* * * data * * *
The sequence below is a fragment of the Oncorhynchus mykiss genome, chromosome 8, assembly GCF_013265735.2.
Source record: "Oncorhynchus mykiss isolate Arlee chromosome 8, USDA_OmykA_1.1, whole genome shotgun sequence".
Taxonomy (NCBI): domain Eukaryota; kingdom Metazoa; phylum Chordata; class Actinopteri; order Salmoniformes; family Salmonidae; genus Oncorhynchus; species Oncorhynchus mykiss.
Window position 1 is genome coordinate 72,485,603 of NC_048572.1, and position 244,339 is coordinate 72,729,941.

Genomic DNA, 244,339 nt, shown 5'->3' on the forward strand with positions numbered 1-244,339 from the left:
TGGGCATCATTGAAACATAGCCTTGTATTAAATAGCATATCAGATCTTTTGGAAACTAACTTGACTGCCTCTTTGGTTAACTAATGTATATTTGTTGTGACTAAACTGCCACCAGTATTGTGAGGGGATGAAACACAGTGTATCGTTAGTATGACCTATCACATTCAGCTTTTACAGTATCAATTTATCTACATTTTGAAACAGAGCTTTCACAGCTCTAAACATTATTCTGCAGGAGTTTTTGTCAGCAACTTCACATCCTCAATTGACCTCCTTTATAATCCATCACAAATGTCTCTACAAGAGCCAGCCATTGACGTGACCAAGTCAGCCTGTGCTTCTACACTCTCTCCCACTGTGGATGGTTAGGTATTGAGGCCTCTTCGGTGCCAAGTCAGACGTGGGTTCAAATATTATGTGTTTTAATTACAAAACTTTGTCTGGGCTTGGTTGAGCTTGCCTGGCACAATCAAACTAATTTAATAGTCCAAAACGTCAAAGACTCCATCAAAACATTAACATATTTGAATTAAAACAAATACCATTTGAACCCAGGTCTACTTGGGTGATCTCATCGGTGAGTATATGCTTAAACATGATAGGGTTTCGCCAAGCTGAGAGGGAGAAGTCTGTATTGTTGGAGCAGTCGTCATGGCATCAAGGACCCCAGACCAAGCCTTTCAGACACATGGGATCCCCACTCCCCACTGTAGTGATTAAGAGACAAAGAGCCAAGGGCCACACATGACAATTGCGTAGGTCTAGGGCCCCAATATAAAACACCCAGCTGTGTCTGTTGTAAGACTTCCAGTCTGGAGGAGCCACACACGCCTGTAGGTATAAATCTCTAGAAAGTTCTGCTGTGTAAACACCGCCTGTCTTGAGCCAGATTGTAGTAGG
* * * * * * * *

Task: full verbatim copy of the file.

The sequence below is a fragment of the Oncorhynchus mykiss genome, chromosome 8, assembly GCF_013265735.2.
Source record: "Oncorhynchus mykiss isolate Arlee chromosome 8, USDA_OmykA_1.1, whole genome shotgun sequence".
Taxonomy (NCBI): domain Eukaryota; kingdom Metazoa; phylum Chordata; class Actinopteri; order Salmoniformes; family Salmonidae; genus Oncorhynchus; species Oncorhynchus mykiss.
Window position 1 is genome coordinate 72,485,603 of NC_048572.1, and position 244,339 is coordinate 72,729,941.

Genomic DNA, 244,339 nt, shown 5'->3' on the forward strand with positions numbered 1-244,339 from the left:
TGGGCATCATTGAAACATAGCCTTGTATTAAATAGCATATCAGATCTTTTGGAAACTAACTTGACTGCCTCTTTGGTTAACTAATGTATATTTGTTGTGACTAAACTGCCACCAGTATTGTGAGGGGATGAAACACAGTGTATCGTTAGTATGACCTATCACATTCAGCTTTTACAGTATCAATTTATCTACATTTTGAAACAGAGCTTTCACAGCTCTAAACATTATTCTGCAGGAGTTTTTGTCAGCAACTTCACATCCTCAATTGACCTCCTTTATAATCCATCACAAATGTCTCTACAAGAGCCAGCCATTGACGTGACCAAGTCAGCCTGTGCTTCTACACTCTCTCCCACTGTGGATGGTTAGGTATTGAGGCCTCTTCGGTGCCAAGTCAGACGTGGGTTCAAATATTATGTGTTTTAATTACAAAACTTTGTCTGGGCTTGGTTGAGCTTGCCTGGCACAATCAAACTAATTTAATAGTCCAAAACGTCAAAGACTCCATCAAAACATTAACATATTTGAATTAAAACAAATACCATTTGAACCCAGGTCTACTTGGGTGATCTCATCGGTGAGTATATGCTTAAACATGATAGGGTTTCGCCAAGCTGAGAGGGAGAAGTCTGTATTGTTGGAGCAGTCGTCATGGCATCAAGGACCCCAGACCAAGCCTTTCAGACACATGGGATCCCCACTCCCCACTGTAGTGATTAAGAGACAAAGAGCCAAGGGCCACACATGACAATTGCGTAGGTCTAGGGCCCCAATATAAAACACCCAGCTGTGTCTGTTGTAAGACTTCCAGTCTGGAGGAGCCACACACGCCTGTAGGTATAAATCTCTAGAAAGTTCTGCTGTGTAAACACCGCCTGTCTTGAGCCAGATTGTAGTAGG